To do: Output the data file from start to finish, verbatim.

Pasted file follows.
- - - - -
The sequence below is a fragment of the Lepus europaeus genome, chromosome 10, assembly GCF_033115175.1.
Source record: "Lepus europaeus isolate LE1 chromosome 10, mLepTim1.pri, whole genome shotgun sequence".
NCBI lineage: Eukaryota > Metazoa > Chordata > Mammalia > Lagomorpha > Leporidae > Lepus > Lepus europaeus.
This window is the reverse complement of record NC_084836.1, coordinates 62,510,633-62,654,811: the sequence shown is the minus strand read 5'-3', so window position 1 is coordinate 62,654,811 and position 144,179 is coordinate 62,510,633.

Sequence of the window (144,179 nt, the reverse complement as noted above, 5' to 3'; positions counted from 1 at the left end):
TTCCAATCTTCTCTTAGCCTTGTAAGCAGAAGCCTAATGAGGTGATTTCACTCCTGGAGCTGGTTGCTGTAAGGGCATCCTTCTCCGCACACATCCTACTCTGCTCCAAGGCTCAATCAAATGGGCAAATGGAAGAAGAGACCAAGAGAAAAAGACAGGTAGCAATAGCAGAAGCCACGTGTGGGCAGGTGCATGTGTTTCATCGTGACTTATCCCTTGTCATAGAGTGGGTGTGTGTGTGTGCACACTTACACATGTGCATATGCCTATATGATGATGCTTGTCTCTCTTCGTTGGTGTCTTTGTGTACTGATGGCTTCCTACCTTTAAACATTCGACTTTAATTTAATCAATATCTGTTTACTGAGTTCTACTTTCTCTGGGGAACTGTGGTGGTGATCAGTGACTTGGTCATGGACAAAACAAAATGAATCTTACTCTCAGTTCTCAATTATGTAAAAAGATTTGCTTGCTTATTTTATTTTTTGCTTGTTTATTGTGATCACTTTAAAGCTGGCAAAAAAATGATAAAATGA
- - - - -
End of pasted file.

The sequence below is a fragment of the Lepus europaeus genome, chromosome 10, assembly GCF_033115175.1.
Source record: "Lepus europaeus isolate LE1 chromosome 10, mLepTim1.pri, whole genome shotgun sequence".
NCBI lineage: Eukaryota > Metazoa > Chordata > Mammalia > Lagomorpha > Leporidae > Lepus > Lepus europaeus.
This window is the reverse complement of record NC_084836.1, coordinates 62,510,633-62,654,811: the sequence shown is the minus strand read 5'-3', so window position 1 is coordinate 62,654,811 and position 144,179 is coordinate 62,510,633.

Sequence of the window (144,179 nt, the reverse complement as noted above, 5' to 3'; positions counted from 1 at the left end):
TTCCAATCTTCTCTTAGCCTTGTAAGCAGAAGCCTAATGAGGTGATTTCACTCCTGGAGCTGGTTGCTGTAAGGGCATCCTTCTCCGCACACATCCTACTCTGCTCCAAGGCTCAATCAAATGGGCAAATGGAAGAAGAGACCAAGAGAAAAAGACAGGTAGCAATAGCAGAAGCCACGTGTGGGCAGGTGCATGTGTTTCATCGTGACTTATCCCTTGTCATAGAGTGGGTGTGTGTGTGTGCACACTTACACATGTGCATATGCCTATATGATGATGCTTGTCTCTCTTCGTTGGTGTCTTTGTGTACTGATGGCTTCCTACCTTTAAACATTCGACTTTAATTTAATCAATATCTGTTTACTGAGTTCTACTTTCTCTGGGGAACTGTGGTGGTGATCAGTGACTTGGTCATGGACAAAACAAAATGAATCTTACTCTCAGTTCTCAATTATGTAAAAAGATTTGCTTGCTTATTTTATTTTTTGCTTGTTTATTGTGATCACTTTAAAGCTGGCAAAAAAATGATAAAATGA